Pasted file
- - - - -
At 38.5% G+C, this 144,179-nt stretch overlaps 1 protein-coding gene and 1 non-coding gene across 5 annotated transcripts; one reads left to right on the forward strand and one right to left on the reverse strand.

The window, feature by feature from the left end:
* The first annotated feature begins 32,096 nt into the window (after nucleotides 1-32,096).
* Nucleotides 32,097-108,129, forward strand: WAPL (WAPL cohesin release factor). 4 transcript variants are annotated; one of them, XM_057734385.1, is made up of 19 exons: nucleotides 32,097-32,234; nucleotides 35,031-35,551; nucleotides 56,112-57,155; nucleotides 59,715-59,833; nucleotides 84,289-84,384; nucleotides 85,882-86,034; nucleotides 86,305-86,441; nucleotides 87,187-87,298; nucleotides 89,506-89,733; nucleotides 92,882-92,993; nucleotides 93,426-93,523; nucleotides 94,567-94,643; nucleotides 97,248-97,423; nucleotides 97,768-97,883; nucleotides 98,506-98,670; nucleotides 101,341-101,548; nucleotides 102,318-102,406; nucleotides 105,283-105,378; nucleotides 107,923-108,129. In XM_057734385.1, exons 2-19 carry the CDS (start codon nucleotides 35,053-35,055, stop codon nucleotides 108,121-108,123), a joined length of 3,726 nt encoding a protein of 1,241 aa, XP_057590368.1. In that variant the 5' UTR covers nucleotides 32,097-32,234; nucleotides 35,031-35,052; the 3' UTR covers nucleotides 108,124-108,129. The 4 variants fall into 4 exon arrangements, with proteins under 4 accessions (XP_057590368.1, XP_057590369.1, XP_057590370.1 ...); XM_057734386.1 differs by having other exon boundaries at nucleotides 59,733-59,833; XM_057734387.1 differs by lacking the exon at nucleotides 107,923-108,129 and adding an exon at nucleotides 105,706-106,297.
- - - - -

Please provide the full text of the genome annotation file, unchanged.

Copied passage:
At 38.5% G+C, this 144,179-nt stretch overlaps 1 protein-coding gene and 1 non-coding gene across 5 annotated transcripts; one reads left to right on the forward strand and one right to left on the reverse strand.

The window, feature by feature from the left end:
* The first annotated feature begins 32,096 nt into the window (after nucleotides 1-32,096).
* Nucleotides 32,097-108,129, forward strand: WAPL (WAPL cohesin release factor). 4 transcript variants are annotated; one of them, XM_057734385.1, is made up of 19 exons: nucleotides 32,097-32,234; nucleotides 35,031-35,551; nucleotides 56,112-57,155; nucleotides 59,715-59,833; nucleotides 84,289-84,384; nucleotides 85,882-86,034; nucleotides 86,305-86,441; nucleotides 87,187-87,298; nucleotides 89,506-89,733; nucleotides 92,882-92,993; nucleotides 93,426-93,523; nucleotides 94,567-94,643; nucleotides 97,248-97,423; nucleotides 97,768-97,883; nucleotides 98,506-98,670; nucleotides 101,341-101,548; nucleotides 102,318-102,406; nucleotides 105,283-105,378; nucleotides 107,923-108,129. In XM_057734385.1, exons 2-19 carry the CDS (start codon nucleotides 35,053-35,055, stop codon nucleotides 108,121-108,123), a joined length of 3,726 nt encoding a protein of 1,241 aa, XP_057590368.1. In that variant the 5' UTR covers nucleotides 32,097-32,234; nucleotides 35,031-35,052; the 3' UTR covers nucleotides 108,124-108,129. The 4 variants fall into 4 exon arrangements, with proteins under 4 accessions (XP_057590368.1, XP_057590369.1, XP_057590370.1 ...); XM_057734386.1 differs by having other exon boundaries at nucleotides 59,733-59,833; XM_057734387.1 differs by lacking the exon at nucleotides 107,923-108,129 and adding an exon at nucleotides 105,706-106,297.